When Hannah-Jones asserts that “anti-black racism runs in the very DNA of this country,” citing Lincoln’s presidency as yet another example of how this played out poorly for blacks in American history, she gives no credit to the president who did the most to “preserve, protect, and defend”—even to the point of war—the Constitution and the kind of country that could secure the rights of racial minorities. There’s no mention of Lincoln’s vigorous invective against the 1857 Supreme Court decision in Dred Scott v. Sandford, wherein he lambasted Chief Justice Roger Taney for reading black people out of the Declaration of Independence. There’s no mention of the Gettysburg Address in 1863, which challenged the nation to experience “a new birth of freedom” that would include 3-4 million blacks as fellow citizens. There’s no mention of Lincoln’s Second Inaugural Address, in which he speculated that the devastating Civil War may have been America’s punishment from God for the profound wrong done to her black inhabitants. There’s no mention that Lincoln was assassinated because he encouraged states to support education and voting rights for black people. For this reason, Frederick Douglass gave an 1876 speech in which he called Lincoln “the first martyr President of the United States.”
But for Lincoln, whose words and deeds remain the gold standard for American rhetoric and policy, the United States would have quickly veered from the country that the founders set into motion. What Hannah-Jones describes as “racist ideology that Jefferson and the Framers had used at the nation’s founding,” Lincoln described (in an 1859 letter to Republican congressman Henry L. Pierce) as “the definitions and axioms of free society.” Lincoln understood the predicament of the Founders, men who strove not only to establish liberty but to establish a regime that could last long enough to secure it. In his seventh and final debate with Stephen Douglas, Lincoln observed, “We had slaves among us, we could not get our Constitution unless we permitted them to remain in slavery, we could not secure the good we did secure if we grasped for more; and having by necessity submitted to that much, it does not destroy the principle that is the charter of our liberties.”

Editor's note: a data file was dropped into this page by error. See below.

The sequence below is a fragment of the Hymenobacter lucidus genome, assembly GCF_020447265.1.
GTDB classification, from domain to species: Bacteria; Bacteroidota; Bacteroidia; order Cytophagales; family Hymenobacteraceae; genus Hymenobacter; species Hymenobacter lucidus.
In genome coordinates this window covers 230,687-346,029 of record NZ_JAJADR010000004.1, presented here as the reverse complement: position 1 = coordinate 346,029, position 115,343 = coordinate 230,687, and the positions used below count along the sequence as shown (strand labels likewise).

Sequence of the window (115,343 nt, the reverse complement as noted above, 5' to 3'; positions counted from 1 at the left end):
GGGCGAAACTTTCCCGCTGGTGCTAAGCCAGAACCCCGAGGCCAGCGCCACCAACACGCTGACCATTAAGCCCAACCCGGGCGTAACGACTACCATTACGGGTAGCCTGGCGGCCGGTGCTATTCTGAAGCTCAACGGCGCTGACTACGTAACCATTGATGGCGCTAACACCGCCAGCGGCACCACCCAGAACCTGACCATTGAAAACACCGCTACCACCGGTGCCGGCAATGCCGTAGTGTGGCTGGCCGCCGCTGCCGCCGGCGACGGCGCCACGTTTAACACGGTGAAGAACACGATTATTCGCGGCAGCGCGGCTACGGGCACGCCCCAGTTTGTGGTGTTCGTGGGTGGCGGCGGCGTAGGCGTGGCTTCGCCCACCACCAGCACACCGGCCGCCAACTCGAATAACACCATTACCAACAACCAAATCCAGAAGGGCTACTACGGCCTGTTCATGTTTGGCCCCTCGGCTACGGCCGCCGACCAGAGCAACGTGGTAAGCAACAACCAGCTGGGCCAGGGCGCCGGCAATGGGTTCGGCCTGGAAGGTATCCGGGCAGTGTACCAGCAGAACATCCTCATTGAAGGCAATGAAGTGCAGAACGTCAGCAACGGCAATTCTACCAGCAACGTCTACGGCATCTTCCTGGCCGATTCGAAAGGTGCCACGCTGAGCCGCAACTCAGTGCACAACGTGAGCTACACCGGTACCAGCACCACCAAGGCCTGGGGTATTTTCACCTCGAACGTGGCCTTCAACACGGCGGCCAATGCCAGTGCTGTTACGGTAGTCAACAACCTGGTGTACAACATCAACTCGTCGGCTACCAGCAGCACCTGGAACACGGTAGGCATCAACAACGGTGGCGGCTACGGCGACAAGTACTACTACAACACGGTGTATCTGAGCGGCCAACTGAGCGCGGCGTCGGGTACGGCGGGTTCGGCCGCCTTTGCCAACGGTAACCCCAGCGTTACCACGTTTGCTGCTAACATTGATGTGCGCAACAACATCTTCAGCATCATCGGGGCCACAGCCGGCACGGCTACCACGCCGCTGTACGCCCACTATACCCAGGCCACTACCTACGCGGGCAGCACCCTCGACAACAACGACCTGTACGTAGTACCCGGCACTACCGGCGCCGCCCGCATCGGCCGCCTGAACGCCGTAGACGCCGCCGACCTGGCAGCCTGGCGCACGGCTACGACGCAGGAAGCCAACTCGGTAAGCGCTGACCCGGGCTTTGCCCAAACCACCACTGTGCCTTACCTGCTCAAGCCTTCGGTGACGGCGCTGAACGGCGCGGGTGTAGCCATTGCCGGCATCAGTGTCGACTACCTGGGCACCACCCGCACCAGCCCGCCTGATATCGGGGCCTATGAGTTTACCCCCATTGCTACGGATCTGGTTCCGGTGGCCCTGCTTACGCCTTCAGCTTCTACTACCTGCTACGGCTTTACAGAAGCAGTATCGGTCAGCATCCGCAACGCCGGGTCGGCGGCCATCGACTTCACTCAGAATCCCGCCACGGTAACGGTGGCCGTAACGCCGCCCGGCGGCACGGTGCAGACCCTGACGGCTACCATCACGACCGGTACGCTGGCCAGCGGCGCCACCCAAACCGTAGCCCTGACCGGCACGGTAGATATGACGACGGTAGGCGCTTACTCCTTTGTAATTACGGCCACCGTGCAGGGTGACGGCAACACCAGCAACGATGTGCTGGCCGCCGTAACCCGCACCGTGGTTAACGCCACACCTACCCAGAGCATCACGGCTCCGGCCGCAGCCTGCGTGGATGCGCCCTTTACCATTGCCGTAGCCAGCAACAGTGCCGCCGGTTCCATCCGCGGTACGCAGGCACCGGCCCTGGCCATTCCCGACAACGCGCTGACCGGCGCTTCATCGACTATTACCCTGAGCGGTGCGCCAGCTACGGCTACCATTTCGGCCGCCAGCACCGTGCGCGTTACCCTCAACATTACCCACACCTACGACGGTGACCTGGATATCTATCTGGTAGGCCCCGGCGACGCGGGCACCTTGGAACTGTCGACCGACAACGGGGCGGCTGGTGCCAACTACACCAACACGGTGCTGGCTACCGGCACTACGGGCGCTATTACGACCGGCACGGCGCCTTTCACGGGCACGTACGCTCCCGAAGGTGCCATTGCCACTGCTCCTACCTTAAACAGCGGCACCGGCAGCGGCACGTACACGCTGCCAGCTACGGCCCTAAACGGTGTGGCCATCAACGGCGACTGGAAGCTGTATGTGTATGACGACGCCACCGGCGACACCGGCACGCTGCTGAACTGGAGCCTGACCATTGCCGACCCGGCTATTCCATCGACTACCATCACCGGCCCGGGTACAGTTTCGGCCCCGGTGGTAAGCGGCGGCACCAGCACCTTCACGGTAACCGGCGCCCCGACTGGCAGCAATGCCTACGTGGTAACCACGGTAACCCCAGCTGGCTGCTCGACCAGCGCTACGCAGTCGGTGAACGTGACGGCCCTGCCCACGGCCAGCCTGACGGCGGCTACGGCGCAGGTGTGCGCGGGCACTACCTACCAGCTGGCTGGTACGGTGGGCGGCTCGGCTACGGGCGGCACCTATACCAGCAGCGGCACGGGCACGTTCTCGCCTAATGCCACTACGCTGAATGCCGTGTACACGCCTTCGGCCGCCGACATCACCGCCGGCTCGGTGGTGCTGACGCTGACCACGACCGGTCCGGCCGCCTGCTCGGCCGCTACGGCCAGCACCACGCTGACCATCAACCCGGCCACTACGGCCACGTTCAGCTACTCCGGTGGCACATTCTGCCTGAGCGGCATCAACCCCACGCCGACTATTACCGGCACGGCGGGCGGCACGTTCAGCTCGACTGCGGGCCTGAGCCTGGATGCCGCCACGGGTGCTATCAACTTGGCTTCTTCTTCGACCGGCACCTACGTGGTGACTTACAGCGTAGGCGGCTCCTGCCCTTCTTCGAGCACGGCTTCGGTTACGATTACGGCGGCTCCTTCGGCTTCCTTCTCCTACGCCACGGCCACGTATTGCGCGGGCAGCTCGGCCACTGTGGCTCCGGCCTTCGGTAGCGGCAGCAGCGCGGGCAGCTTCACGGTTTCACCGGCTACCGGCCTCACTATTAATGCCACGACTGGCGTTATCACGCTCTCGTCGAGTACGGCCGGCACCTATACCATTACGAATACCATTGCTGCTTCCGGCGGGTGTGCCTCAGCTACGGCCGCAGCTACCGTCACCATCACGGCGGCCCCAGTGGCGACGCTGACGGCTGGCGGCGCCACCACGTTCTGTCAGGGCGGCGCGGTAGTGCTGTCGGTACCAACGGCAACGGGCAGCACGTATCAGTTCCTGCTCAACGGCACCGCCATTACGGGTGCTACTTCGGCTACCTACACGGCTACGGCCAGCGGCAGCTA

Douglas’s rejoinder was the skewed doctrine of “popular sovereignty,” teaching free white northerners not to care if the enslavement of black people spread into federal territories, all in the name of “our fathers.” Lincoln rejected this characterization of the founders as neutral regarding the future of slavery in America. He considered Douglas, and not southern defenders of slavery, as “the most dangerous enemy of liberty, because the most insidious one.” Douglas’s “popular sovereignty” would teach Americans to see politics as simply the enforcement of self-interest, a matter of majority might dictating right. Lincoln had the foresight to see that for slavery to become national, northerners need not be persuaded by southerners that it was “a positive good,” as South Carolina Senator John Calhoun had taught. Simply persuade white northerners not to care what happens to folks who do not look like them, and therefore Congress should not prevent the spread of black slavery into the territories. Once that happened, Lincoln thought the nationalization of slavery would occur in short order through a second Dred Scott case, which would affirm the enslavement of blacks as a constitutional right despite any state law or constitution to the contrary.